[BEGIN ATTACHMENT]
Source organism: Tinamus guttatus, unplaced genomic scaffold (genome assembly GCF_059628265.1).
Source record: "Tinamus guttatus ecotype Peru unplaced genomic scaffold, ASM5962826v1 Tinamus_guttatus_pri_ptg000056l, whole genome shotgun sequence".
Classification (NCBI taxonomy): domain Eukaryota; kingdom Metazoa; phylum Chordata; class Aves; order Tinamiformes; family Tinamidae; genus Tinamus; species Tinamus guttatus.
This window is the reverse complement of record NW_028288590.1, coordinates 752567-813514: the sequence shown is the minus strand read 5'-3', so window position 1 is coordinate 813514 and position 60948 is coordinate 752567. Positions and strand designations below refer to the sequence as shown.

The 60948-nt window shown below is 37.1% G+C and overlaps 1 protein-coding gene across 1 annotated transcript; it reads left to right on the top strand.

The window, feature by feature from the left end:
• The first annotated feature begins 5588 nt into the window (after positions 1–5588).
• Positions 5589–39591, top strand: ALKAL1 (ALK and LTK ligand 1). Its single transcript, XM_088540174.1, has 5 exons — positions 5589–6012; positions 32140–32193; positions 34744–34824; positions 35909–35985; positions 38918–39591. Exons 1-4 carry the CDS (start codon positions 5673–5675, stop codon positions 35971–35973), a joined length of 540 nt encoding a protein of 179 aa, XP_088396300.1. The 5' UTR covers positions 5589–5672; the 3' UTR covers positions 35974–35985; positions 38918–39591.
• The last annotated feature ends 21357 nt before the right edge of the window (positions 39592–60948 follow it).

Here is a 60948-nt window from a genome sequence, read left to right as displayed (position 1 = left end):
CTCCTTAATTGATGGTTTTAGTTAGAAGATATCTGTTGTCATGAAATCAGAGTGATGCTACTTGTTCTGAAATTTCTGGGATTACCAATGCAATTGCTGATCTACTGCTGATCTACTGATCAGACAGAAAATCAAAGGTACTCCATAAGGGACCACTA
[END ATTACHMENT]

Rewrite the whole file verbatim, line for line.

Source organism: Tinamus guttatus, unplaced genomic scaffold (genome assembly GCF_059628265.1).
Source record: "Tinamus guttatus ecotype Peru unplaced genomic scaffold, ASM5962826v1 Tinamus_guttatus_pri_ptg000056l, whole genome shotgun sequence".
Classification (NCBI taxonomy): domain Eukaryota; kingdom Metazoa; phylum Chordata; class Aves; order Tinamiformes; family Tinamidae; genus Tinamus; species Tinamus guttatus.
This window is the reverse complement of record NW_028288590.1, coordinates 752567-813514: the sequence shown is the minus strand read 5'-3', so window position 1 is coordinate 813514 and position 60948 is coordinate 752567. Positions and strand designations below refer to the sequence as shown.

The 60948-nt window shown below is 37.1% G+C and overlaps 1 protein-coding gene across 1 annotated transcript; it reads left to right on the top strand.

The window, feature by feature from the left end:
• The first annotated feature begins 5588 nt into the window (after positions 1–5588).
• Positions 5589–39591, top strand: ALKAL1 (ALK and LTK ligand 1). Its single transcript, XM_088540174.1, has 5 exons — positions 5589–6012; positions 32140–32193; positions 34744–34824; positions 35909–35985; positions 38918–39591. Exons 1-4 carry the CDS (start codon positions 5673–5675, stop codon positions 35971–35973), a joined length of 540 nt encoding a protein of 179 aa, XP_088396300.1. The 5' UTR covers positions 5589–5672; the 3' UTR covers positions 35974–35985; positions 38918–39591.
• The last annotated feature ends 21357 nt before the right edge of the window (positions 39592–60948 follow it).

Here is a 60948-nt window from a genome sequence, read left to right as displayed (position 1 = left end):
CTCCTTAATTGATGGTTTTAGTTAGAAGATATCTGTTGTCATGAAATCAGAGTGATGCTACTTGTTCTGAAATTTCTGGGATTACCAATGCAATTGCTGATCTACTGCTGATCTACTGATCAGACAGAAAATCAAAGGTACTCCATAAGGGACCACTA